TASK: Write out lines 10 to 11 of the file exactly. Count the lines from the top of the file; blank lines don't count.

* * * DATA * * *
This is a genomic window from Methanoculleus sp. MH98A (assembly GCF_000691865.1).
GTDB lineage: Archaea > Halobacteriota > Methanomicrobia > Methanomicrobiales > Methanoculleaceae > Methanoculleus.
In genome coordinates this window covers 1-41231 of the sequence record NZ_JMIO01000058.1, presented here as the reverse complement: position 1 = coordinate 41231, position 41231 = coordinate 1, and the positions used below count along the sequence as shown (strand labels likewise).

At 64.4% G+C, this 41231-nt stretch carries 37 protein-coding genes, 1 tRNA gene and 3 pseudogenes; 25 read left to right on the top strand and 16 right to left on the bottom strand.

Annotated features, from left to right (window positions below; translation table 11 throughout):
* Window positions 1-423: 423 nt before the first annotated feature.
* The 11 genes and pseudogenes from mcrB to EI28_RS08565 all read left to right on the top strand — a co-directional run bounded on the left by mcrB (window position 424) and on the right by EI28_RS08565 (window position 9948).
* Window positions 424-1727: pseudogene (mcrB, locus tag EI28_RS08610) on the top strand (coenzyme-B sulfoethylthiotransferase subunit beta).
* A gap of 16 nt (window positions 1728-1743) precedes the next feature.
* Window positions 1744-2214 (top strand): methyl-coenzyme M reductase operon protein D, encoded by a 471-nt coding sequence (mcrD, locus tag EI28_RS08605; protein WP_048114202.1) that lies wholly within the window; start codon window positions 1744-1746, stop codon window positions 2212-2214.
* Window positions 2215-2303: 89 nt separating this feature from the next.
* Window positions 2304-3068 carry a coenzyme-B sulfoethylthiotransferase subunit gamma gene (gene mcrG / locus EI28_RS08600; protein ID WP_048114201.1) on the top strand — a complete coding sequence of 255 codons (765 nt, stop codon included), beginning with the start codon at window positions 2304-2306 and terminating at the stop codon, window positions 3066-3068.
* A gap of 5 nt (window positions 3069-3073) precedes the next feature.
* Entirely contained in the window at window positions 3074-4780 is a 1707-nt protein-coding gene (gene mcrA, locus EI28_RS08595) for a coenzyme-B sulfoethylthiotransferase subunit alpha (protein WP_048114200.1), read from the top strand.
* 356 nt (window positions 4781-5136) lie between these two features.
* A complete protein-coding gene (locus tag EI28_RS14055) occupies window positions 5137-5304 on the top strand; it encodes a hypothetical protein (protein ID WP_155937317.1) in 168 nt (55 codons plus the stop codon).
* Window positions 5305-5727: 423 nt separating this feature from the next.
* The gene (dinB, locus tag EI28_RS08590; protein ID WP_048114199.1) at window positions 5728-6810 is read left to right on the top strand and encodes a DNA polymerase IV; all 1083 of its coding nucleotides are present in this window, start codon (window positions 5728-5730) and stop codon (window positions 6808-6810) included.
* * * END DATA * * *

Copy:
* Window positions 1744-2214 (top strand): methyl-coenzyme M reductase operon protein D, encoded by a 471-nt coding sequence (mcrD, locus tag EI28_RS08605; protein WP_048114202.1) that lies wholly within the window; start codon window positions 1744-1746, stop codon window positions 2212-2214.
* Window positions 2215-2303: 89 nt separating this feature from the next.